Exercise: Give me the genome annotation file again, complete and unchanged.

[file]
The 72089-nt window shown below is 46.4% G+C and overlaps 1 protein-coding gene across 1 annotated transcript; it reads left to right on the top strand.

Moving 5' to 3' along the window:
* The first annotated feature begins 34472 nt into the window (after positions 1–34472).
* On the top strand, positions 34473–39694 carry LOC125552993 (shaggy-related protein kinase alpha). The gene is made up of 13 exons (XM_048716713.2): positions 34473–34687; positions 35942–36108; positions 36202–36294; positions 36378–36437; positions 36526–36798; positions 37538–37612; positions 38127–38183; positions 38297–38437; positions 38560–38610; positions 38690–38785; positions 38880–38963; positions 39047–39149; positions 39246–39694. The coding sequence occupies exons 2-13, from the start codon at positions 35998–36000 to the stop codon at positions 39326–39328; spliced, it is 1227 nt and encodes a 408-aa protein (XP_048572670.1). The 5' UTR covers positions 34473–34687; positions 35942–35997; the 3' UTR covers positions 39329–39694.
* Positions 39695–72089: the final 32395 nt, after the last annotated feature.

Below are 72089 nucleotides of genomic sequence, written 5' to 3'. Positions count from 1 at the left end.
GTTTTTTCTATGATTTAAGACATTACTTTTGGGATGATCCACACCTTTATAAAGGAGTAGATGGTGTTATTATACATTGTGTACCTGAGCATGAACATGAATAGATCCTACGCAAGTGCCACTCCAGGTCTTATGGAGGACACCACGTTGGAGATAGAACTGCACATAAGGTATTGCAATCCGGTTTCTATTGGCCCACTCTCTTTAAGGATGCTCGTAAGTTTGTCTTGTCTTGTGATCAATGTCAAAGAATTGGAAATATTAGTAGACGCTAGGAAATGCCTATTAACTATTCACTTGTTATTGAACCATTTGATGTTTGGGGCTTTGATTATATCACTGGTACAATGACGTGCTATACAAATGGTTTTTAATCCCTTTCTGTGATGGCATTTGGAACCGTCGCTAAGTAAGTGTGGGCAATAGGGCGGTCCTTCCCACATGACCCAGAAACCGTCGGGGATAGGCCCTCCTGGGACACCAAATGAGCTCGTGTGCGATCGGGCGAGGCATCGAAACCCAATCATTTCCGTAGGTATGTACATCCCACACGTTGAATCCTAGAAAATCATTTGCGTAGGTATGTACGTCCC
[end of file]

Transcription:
The 72089-nt window shown below is 46.4% G+C and overlaps 1 protein-coding gene across 1 annotated transcript; it reads left to right on the top strand.

Moving 5' to 3' along the window:
* The first annotated feature begins 34472 nt into the window (after positions 1–34472).
* On the top strand, positions 34473–39694 carry LOC125552993 (shaggy-related protein kinase alpha). The gene is made up of 13 exons (XM_048716713.2): positions 34473–34687; positions 35942–36108; positions 36202–36294; positions 36378–36437; positions 36526–36798; positions 37538–37612; positions 38127–38183; positions 38297–38437; positions 38560–38610; positions 38690–38785; positions 38880–38963; positions 39047–39149; positions 39246–39694. The coding sequence occupies exons 2-13, from the start codon at positions 35998–36000 to the stop codon at positions 39326–39328; spliced, it is 1227 nt and encodes a 408-aa protein (XP_048572670.1). The 5' UTR covers positions 34473–34687; positions 35942–35997; the 3' UTR covers positions 39329–39694.
* Positions 39695–72089: the final 32395 nt, after the last annotated feature.

Below are 72089 nucleotides of genomic sequence, written 5' to 3'. Positions count from 1 at the left end.
GTTTTTTCTATGATTTAAGACATTACTTTTGGGATGATCCACACCTTTATAAAGGAGTAGATGGTGTTATTATACATTGTGTACCTGAGCATGAACATGAATAGATCCTACGCAAGTGCCACTCCAGGTCTTATGGAGGACACCACGTTGGAGATAGAACTGCACATAAGGTATTGCAATCCGGTTTCTATTGGCCCACTCTCTTTAAGGATGCTCGTAAGTTTGTCTTGTCTTGTGATCAATGTCAAAGAATTGGAAATATTAGTAGACGCTAGGAAATGCCTATTAACTATTCACTTGTTATTGAACCATTTGATGTTTGGGGCTTTGATTATATCACTGGTACAATGACGTGCTATACAAATGGTTTTTAATCCCTTTCTGTGATGGCATTTGGAACCGTCGCTAAGTAAGTGTGGGCAATAGGGCGGTCCTTCCCACATGACCCAGAAACCGTCGGGGATAGGCCCTCCTGGGACACCAAATGAGCTCGTGTGCGATCGGGCGAGGCATCGAAACCCAATCATTTCCGTAGGTATGTACATCCCACACGTTGAATCCTAGAAAATCATTTGCGTAGGTATGTACGTCCC